Parkinson's Disease

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40 years on…..

Forgive the length and introspection of the following post…. it has helped me just to write to continue “sorting things” out. The very long story short is that after forty years of a very successful life (and an invisibly (to me) emotionally abusive marriage) I have reclaimed my life. Intensive therapy, the support of friends I didn’t know I had, reminders that I hadn’t always been this way and enough money from inheritance to relieve my terror of financial isolation opened this door. And within ten days of beginning the necessarily secret steps into this reclaimed life, I was diagnosed with Parkinson’s disease.

This community’s candor, trust and sharing are helping me shed the layers of these years’ false lessons. If I can stop defining myself by chronic traumatic stress, perhaps I can work on not being defined by my Parkinson’s.

Now to the gory details….

To start, I will claim a life of privilege - not financial wealth but physical safety, economic security, shelter, food, education. Raised in an inclusive, joyous faith. Ethnically white at a time when that really mattered. Being a woman could have been a barrier, but I was raised to think that gender did not limit me. (My later professional world did not agree with that!) The good news (another ‘successful’ resume) is that I come from an intact family and have had good relationships with family members ( I think. ) Organically, I am very smart (professional ‘IQ’ tests as a child, fast track, etc. ) That does not mean I am smart in the real world. A great professional resume of degrees, job offers, career, earnings. In retrospect, do I see signs of perfectionism? Why did I always feel the need to earn ‘it?’ Well, I was rescued at age 25 by someone smart, attractive, successful, outgoing — did I say, outgoing? As an extrovert, he pulled me (the introvert) into his embrace of the world. Someone once asked me (ten years and three children later) why I married him, I said because he made me laugh. With all my personal success, I didn’t laugh— I was busy achieving.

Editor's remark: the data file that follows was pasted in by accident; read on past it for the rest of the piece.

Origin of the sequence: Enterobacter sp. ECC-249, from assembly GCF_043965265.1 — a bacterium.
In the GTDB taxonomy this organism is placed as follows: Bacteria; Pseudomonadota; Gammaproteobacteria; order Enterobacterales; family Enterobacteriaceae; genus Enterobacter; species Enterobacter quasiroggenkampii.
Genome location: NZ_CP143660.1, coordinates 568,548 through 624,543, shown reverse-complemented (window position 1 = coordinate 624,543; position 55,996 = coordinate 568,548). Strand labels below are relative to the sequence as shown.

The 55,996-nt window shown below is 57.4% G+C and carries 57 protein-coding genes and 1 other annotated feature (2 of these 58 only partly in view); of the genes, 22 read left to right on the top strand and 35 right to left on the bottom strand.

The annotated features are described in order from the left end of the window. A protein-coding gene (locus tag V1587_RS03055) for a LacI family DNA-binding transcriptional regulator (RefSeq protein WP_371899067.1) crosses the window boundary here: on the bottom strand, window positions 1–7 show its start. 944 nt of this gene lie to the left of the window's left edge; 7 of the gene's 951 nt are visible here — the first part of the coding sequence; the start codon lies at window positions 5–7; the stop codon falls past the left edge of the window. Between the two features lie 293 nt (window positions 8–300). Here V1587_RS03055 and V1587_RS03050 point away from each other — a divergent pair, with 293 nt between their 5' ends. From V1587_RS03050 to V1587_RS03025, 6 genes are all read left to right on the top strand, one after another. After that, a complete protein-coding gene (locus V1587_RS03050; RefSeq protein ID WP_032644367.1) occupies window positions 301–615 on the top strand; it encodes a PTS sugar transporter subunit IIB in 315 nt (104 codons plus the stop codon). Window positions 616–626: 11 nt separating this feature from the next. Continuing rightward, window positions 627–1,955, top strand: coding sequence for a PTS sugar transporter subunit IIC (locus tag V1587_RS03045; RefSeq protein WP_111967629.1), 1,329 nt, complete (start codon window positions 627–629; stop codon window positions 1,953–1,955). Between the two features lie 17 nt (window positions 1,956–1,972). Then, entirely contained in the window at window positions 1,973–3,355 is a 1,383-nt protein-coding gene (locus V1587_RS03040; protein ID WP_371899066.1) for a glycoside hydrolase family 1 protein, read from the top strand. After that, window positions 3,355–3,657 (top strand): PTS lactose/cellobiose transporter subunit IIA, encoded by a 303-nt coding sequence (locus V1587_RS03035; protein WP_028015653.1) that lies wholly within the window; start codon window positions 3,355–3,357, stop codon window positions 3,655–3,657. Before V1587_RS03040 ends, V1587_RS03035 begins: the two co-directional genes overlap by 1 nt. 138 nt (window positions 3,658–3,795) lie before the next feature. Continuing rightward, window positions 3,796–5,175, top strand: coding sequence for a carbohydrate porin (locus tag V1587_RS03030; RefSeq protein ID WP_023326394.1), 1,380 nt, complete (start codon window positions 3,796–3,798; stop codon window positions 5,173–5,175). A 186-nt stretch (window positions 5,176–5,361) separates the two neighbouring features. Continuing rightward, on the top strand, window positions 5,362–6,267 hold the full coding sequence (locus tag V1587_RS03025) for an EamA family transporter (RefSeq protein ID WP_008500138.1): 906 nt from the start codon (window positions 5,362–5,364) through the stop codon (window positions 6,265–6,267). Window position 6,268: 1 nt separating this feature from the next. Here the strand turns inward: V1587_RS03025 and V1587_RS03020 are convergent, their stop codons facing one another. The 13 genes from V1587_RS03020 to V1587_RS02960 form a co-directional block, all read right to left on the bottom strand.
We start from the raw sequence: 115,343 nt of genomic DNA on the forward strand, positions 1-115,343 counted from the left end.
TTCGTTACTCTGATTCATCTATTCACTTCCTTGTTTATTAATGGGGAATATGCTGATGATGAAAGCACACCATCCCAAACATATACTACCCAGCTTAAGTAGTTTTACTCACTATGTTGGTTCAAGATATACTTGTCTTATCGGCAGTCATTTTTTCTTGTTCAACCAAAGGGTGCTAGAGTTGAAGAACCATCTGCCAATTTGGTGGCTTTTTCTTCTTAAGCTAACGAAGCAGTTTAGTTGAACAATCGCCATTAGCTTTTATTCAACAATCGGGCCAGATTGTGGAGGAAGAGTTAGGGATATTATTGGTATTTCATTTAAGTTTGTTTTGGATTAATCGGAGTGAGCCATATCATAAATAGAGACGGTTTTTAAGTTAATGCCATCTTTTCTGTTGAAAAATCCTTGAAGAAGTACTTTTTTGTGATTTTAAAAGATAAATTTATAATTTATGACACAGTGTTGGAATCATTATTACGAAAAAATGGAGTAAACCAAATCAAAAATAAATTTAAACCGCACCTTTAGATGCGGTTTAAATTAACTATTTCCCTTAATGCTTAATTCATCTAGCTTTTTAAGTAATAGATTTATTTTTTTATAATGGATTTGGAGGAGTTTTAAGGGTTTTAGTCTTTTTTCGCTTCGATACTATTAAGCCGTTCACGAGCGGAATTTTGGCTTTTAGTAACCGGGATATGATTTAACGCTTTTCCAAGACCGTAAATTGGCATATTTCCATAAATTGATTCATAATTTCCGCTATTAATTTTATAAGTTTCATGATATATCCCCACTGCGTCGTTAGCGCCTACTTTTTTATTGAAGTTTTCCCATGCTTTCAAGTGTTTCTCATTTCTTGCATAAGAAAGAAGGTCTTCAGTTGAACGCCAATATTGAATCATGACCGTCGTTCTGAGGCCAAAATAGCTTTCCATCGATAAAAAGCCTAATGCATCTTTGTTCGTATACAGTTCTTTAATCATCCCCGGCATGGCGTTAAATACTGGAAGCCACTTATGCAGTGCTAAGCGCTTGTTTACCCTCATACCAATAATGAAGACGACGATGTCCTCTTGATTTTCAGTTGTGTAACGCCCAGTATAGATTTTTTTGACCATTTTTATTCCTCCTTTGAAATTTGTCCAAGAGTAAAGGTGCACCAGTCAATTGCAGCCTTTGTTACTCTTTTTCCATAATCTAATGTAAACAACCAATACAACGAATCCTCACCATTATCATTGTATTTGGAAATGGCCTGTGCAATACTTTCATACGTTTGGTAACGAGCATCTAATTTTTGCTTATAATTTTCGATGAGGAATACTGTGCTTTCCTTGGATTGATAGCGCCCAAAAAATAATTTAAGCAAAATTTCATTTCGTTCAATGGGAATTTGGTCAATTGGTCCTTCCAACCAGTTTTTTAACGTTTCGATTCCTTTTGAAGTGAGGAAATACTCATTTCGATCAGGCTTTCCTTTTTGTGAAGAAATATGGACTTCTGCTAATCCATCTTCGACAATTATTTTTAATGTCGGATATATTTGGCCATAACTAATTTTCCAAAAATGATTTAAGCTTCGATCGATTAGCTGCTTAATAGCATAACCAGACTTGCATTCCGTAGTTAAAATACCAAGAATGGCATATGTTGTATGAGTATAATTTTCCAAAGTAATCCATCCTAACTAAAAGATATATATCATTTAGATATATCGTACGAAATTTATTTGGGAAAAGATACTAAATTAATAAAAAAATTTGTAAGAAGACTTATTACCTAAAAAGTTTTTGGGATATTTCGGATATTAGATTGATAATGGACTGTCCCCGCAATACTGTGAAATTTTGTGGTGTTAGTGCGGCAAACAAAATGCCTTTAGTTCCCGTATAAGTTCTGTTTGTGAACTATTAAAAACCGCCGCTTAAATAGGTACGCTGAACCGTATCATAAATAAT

I’ve had excellent clinical support for a myriad of health and mental challenges since my teens. Living in a large urban area with lots of teaching hospitals and my career in healthcare systems combined with good insurance allowed me to find and rely on good professionals. I was a good patient. I ensured that my clinicians talked to each other. I disclosed my symptoms. I acted on their advice, combined with my own research and second opinions.

And I never talked about emotional distress in my marriage, after all, I chose to be in my marriage.

And I (at age 65) just left a 40-year marriage that was viewed by outsiders as a great success. However my children, my clinicians and even associates in my faith community cheer me on, and wonder why it took me so long it to get here. (I called them ‘associates’. I hadn’t had a new ‘friend’ in 20 years. But I have learned that they really are friends - I can trust them (I think!)) When I realized, after renewed, intense work in therapy, that this wonderful husband was not ever going to be different no matter how hard I tried, and that he was cruel to me, that it wasn’t just me, I knew I had to escape. “Reclaim my life“ as a friend described it. I had already realized some of those things over the decades, but I was literally terrified of financial isolation, that his punishment would be to lock the money up, and to tear our children apart in a vicious custody battle citing my years of “psychiatric care” (as he called it. )